Nick Name, previous reporting elsewhere has cited Airbus as stating that the fasteners were inserted with too much force for the not-flexible-enough aluminum alloy, which thus formed cracks--but after 10 years. Since the background info also talked about the problem occurring at the aluminum/composites interface, that can make it sound as if it's the composites that failed. In any case, Airbus is not releasing much info, and not releasing any formal statements online.
Jerry, we've reported several times on on the use of composites in aircraft over the last few decades. We've also done features on fasteners and adhesives for structural apps, including aerospace. What I've been told is that composites have been adapted to component designs originally engineered for metal without rethinking those shapes, and that fasteners for composites have not been re-thought thoroughly. This was all in the rush to get composites into commercial aircraft. It's the 50% and greater proportions of composites to metal that are new--as well as all this being somewhat newer in commercial than in military aircraft--which means joints are being made between dissimilar materials where they weren't before. Also, adhesives are simply not strong/durable/reliable/etc enough for the extreme stresses involved and, as kfw2qd points out, it's tough to tell when they've failed.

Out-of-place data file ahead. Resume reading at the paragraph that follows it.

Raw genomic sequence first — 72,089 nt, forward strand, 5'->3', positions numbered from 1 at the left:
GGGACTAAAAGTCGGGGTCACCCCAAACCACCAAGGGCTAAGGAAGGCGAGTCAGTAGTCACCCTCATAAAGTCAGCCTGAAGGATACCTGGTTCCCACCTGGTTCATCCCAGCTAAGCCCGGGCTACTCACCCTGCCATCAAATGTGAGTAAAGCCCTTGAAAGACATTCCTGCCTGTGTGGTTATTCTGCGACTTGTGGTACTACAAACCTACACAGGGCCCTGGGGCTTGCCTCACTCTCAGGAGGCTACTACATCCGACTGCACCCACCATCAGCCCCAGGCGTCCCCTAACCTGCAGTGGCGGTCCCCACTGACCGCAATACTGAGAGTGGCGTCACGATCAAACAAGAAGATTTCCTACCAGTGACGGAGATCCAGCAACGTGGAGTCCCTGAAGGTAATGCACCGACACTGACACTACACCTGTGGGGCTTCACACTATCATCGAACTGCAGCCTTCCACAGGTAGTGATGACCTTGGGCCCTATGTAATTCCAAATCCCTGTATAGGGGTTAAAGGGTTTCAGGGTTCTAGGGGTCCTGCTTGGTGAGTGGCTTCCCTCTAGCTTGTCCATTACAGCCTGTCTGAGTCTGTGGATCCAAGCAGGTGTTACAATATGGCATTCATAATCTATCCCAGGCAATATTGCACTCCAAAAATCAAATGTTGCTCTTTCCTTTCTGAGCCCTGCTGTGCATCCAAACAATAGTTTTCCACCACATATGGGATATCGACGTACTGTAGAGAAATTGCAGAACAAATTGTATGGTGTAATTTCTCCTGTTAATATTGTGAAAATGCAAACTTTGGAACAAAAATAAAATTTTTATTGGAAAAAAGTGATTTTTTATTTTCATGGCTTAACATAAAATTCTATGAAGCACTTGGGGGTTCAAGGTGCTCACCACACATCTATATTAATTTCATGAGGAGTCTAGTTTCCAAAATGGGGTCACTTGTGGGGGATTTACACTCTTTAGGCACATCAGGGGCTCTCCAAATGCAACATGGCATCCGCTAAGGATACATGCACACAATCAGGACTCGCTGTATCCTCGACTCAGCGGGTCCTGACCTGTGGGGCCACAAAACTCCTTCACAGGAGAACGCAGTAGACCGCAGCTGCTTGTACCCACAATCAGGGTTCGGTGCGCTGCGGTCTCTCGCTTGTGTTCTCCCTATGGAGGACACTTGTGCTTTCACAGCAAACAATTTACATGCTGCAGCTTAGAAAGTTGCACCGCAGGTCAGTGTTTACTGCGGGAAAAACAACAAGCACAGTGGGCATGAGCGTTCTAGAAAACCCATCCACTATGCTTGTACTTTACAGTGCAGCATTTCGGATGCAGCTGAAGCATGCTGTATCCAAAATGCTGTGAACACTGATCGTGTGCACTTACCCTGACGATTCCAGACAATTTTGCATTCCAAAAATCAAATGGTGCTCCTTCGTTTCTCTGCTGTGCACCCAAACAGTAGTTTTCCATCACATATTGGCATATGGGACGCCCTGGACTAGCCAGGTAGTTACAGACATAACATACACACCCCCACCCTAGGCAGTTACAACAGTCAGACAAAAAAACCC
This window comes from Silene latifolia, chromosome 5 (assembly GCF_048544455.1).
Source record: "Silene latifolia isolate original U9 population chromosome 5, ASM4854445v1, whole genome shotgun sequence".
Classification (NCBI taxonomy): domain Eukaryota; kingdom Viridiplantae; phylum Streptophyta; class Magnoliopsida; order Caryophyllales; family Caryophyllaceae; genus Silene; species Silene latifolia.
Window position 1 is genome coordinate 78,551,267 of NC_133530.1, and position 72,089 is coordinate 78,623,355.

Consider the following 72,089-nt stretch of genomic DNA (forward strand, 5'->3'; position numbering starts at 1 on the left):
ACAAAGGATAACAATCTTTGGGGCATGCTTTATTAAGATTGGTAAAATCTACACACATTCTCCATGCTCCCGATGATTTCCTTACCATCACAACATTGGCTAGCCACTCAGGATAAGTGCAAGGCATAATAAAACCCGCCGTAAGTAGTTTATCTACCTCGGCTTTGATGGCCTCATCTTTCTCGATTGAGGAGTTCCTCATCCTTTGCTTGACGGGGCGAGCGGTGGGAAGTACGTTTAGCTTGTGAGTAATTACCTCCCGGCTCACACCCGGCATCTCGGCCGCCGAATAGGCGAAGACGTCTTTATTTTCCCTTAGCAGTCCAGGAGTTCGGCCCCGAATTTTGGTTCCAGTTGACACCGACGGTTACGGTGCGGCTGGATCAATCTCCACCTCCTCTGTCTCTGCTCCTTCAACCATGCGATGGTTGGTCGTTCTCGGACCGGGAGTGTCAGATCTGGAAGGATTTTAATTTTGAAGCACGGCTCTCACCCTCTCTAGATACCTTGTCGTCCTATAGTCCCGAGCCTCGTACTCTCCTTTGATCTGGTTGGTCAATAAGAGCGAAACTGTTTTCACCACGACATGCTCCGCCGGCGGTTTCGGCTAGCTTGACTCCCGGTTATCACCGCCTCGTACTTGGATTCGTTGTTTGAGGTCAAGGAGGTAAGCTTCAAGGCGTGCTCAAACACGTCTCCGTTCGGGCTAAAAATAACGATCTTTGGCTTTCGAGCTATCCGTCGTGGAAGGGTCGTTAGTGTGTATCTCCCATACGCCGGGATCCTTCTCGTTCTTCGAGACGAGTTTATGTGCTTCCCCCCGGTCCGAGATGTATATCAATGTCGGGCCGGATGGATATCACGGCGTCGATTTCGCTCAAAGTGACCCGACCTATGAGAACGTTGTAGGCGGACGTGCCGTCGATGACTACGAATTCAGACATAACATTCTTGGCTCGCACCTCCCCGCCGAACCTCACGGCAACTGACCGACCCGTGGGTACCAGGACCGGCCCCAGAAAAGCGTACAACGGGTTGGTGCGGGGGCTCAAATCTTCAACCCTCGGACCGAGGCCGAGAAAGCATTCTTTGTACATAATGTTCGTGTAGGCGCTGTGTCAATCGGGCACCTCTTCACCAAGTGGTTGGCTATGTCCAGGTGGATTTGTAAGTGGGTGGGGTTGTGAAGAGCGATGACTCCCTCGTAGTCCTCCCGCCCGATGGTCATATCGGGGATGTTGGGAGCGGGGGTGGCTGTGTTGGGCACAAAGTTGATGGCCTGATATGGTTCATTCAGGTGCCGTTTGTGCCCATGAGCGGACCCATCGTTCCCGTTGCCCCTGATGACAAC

Considerring the testing that has to be done -subassemblies tested to destruction, tested for some number of cycles... it would seem that the testing procedures were not correct fot this type of assembly.
It sounds like this is a problem with components inside the wing, and may not pose a risk of structural failure, but rather of wear and erosion of both the composite and the aluminum.
The problem with adhesives in some of these applications is that the adhesive may not be flexible enough, or it is extremely dificult to tell is the adhesive bond has failed. What would happen if the bond was failing in the middle of the assembly, but not near the edges? how do you check it for failure other than by damaging the adhesive to look at it?
Some of this is what every engineer has gone through at some point in their carreer - you thought you had everything nailed down, you did all the correct tests, only to find out the one thing that you were very confident in was the problem. The one property that no-one would have considerred was the one property that was the most important.